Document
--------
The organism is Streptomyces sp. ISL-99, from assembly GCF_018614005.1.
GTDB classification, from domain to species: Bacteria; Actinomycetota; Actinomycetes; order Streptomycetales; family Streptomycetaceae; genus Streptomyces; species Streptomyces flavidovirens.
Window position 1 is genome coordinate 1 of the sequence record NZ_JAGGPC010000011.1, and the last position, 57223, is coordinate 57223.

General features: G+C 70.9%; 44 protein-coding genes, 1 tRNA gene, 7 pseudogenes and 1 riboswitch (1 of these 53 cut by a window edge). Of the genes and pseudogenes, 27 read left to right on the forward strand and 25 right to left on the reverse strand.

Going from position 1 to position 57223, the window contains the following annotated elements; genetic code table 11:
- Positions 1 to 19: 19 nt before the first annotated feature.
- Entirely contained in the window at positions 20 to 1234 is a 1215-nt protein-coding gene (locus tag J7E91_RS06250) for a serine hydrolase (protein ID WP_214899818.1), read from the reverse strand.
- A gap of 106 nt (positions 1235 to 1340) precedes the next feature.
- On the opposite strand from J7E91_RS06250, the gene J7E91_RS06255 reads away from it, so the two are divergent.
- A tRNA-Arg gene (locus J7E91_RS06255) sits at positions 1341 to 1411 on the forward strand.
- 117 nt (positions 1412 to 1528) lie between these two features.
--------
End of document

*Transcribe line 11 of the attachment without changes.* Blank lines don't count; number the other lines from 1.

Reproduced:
- 117 nt (positions 1412 to 1528) lie between these two features.